Assistant Professor, University of Iceland
E-mail: francois (at) hi.is
Læknagarður (Lg-503), Vatnsmýrarvegi 16, 101 Reykjavík
(work in progress)
Dr. Francois Singh obtained his PhD in Cellular and molecular aspects of Biology in 2016 from the University of Strasbourg (France). His PhD project was realised in co-direction between the Clinical Pharmacology and Toxicology lab of Professor Stephan Krähenbühl at the University of Basel (Switzerland) and the EA3072: Mitochondria, Oxidative Stress and Muscular Protection Lab of Professor Bernard Geny at the University of Strasbourg (France). He investigated the role of mitochondrial adaptations in statin-induced myotoxicity, focusing on the opposite effect of statins in glycolytic and in oxidative muscles. During that time, he also taught medical students at the University hospital of Strasbourg Physiology, as well as Toxicology students at the Department of Pharmaceutical Sciences in Basel.
In 2017, he joined the lab of Professor Ian Ganley as a postdoctoral research assistant at the MRC-Protein Phosphorylation and ubiquitylation unit, University of Dundee, United Kingdom, in collaboration with GlaxoSmithKline. His project investigated the physiological role of pathogenic mutations involved in Parkinson’s disease on mitophagy and general autophagy in vivo. His work provided the first in vivo evidence that pathogenic LRRK2 directly impairs basal mitophagy and demonstrated that pharmacological inhibition of LRRK2 is a rational mitophagy-rescue approach and potential PD therapy.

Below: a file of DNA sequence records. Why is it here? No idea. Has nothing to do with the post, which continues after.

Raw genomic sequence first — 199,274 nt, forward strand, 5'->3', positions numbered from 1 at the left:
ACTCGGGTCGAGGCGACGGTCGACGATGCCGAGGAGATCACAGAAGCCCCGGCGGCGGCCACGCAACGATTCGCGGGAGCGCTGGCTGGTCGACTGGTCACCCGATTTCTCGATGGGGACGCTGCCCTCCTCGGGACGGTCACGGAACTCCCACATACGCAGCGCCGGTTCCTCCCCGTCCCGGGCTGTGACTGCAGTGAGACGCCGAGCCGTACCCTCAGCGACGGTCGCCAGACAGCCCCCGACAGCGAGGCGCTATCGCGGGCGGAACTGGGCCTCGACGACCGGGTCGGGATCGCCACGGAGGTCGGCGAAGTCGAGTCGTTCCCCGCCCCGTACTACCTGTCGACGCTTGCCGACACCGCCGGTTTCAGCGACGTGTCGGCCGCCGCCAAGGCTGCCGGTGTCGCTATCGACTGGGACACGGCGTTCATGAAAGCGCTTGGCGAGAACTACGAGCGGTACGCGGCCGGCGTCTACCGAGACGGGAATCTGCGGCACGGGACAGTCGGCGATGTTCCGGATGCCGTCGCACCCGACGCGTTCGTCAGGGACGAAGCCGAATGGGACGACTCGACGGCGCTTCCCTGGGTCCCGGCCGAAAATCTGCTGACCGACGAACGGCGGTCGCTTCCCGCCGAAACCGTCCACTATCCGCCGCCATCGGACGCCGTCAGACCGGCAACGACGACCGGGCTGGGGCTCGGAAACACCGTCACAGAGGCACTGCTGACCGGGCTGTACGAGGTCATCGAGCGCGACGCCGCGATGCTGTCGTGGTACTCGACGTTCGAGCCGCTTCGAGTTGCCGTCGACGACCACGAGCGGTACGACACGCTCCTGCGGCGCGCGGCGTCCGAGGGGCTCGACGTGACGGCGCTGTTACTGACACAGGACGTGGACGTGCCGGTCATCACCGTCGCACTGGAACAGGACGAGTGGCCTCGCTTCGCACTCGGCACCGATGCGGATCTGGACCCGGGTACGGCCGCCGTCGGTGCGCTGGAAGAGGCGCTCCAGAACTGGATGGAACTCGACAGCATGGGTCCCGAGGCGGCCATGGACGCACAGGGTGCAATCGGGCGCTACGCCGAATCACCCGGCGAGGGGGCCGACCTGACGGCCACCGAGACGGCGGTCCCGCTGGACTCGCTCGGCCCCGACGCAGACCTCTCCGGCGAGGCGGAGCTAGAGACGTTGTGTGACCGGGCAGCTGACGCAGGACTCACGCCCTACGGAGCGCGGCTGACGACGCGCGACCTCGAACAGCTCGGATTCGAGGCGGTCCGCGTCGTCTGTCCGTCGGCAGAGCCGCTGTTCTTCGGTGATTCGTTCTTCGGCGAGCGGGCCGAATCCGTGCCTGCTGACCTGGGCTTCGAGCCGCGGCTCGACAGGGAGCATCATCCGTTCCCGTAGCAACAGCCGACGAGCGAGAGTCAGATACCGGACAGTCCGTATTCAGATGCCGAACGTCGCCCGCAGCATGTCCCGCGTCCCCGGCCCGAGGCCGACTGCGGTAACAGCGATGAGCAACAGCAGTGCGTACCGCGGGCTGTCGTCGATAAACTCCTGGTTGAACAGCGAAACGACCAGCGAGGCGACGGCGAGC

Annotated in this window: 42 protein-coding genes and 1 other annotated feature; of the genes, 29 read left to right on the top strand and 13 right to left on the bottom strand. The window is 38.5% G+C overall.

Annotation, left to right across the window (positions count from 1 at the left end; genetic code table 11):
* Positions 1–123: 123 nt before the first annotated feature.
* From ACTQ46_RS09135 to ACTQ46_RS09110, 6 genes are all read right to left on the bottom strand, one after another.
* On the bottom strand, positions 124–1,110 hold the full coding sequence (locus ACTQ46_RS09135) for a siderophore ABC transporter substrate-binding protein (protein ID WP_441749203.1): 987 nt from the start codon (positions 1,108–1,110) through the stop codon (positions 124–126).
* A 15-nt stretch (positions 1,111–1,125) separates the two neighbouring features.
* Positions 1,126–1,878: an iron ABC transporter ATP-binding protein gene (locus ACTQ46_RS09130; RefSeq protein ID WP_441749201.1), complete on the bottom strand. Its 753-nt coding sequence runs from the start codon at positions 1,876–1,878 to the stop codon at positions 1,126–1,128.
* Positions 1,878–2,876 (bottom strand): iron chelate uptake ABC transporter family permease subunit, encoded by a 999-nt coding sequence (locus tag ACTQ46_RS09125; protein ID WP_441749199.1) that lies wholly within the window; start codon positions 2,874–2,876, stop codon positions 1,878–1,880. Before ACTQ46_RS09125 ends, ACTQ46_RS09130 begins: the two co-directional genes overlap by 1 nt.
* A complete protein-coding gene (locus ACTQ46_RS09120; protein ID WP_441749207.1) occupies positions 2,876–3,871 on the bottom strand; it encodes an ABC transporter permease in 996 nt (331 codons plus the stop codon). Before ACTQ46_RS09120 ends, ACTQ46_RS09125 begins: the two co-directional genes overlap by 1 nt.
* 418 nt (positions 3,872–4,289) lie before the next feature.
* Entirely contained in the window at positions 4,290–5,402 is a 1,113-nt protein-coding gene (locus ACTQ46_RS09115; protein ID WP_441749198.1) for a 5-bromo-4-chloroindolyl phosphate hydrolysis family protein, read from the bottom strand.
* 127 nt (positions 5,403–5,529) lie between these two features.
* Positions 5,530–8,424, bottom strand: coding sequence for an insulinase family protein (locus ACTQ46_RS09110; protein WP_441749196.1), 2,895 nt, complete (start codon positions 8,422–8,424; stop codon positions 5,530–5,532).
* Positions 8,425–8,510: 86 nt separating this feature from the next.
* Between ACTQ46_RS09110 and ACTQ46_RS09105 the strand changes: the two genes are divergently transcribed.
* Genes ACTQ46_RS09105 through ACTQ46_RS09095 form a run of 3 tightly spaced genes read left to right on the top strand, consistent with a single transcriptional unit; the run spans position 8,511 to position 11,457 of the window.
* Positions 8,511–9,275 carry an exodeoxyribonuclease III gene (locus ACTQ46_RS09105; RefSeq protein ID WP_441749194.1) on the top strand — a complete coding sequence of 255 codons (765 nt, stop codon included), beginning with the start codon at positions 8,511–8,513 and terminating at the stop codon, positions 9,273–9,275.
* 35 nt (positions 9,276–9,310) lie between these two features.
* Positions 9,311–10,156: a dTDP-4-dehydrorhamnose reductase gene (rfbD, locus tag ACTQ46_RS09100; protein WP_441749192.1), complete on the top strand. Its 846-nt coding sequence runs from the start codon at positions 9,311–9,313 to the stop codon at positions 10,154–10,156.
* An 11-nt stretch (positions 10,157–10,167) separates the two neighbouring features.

In 2023, Francois became Assistant Professor at the department of Physiology, School of Health Sciences, University of Iceland.
Mitochondria are the cell’s main actors in charge of not only energy production, but are also involved in calcium homeostasis regulation, the production and scavenging of free radicals, intracellular pH regulation, heme biosynthesis, lipid biosynthesis and metabolism, ubiquinol and Fe-S centres biosynthesis, steroid hormones production, and in controlling the programmed cell death. These vital functions are dependent on mitochondrial content and quality. Mitochondria are dynamic organelles that can adjust to the cell’s changing needs via a delicate balance between the production of new mitochondria through biogenesis, and their elimination via mitophagy, the autophagy of the mitochondria.
My aim is to investigate how mitochondrial homeostasis is regulated basally, as well as in pathological contexts.